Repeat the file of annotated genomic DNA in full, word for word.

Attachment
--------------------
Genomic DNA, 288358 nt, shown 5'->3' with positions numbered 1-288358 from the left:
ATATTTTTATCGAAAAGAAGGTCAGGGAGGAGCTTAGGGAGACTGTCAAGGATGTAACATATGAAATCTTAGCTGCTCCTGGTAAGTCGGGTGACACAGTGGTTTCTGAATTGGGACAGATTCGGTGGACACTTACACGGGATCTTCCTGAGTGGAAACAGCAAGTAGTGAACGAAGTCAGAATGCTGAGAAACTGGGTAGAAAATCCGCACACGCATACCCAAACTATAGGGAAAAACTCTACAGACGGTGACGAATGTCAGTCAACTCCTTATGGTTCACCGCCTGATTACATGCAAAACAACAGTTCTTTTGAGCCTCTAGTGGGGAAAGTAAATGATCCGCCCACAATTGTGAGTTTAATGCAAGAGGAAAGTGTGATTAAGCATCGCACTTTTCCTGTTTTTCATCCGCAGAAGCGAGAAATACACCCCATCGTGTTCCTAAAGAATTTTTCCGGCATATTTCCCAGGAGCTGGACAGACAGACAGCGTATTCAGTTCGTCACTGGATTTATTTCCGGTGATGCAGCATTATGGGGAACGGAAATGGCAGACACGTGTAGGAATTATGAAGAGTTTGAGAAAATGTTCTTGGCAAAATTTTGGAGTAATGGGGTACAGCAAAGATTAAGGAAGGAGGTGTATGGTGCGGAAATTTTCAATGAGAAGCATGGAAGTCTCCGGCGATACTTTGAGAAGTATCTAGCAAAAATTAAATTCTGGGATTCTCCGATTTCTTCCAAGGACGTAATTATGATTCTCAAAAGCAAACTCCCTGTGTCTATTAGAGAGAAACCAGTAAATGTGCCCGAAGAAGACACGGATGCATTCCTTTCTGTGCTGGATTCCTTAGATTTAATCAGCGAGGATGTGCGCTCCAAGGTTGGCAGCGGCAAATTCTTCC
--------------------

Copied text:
Genomic DNA, 288358 nt, shown 5'->3' with positions numbered 1-288358 from the left:
ATATTTTTATCGAAAAGAAGGTCAGGGAGGAGCTTAGGGAGACTGTCAAGGATGTAACATATGAAATCTTAGCTGCTCCTGGTAAGTCGGGTGACACAGTGGTTTCTGAATTGGGACAGATTCGGTGGACACTTACACGGGATCTTCCTGAGTGGAAACAGCAAGTAGTGAACGAAGTCAGAATGCTGAGAAACTGGGTAGAAAATCCGCACACGCATACCCAAACTATAGGGAAAAACTCTACAGACGGTGACGAATGTCAGTCAACTCCTTATGGTTCACCGCCTGATTACATGCAAAACAACAGTTCTTTTGAGCCTCTAGTGGGGAAAGTAAATGATCCGCCCACAATTGTGAGTTTAATGCAAGAGGAAAGTGTGATTAAGCATCGCACTTTTCCTGTTTTTCATCCGCAGAAGCGAGAAATACACCCCATCGTGTTCCTAAAGAATTTTTCCGGCATATTTCCCAGGAGCTGGACAGACAGACAGCGTATTCAGTTCGTCACTGGATTTATTTCCGGTGATGCAGCATTATGGGGAACGGAAATGGCAGACACGTGTAGGAATTATGAAGAGTTTGAGAAAATGTTCTTGGCAAAATTTTGGAGTAATGGGGTACAGCAAAGATTAAGGAAGGAGGTGTATGGTGCGGAAATTTTCAATGAGAAGCATGGAAGTCTCCGGCGATACTTTGAGAAGTATCTAGCAAAAATTAAATTCTGGGATTCTCCGATTTCTTCCAAGGACGTAATTATGATTCTCAAAAGCAAACTCCCTGTGTCTATTAGAGAGAAACCAGTAAATGTGCCCGAAGAAGACACGGATGCATTCCTTTCTGTGCTGGATTCCTTAGATTTAATCAGCGAGGATGTGCGCTCCAAGGTTGGCAGCGGCAAATTCTTCC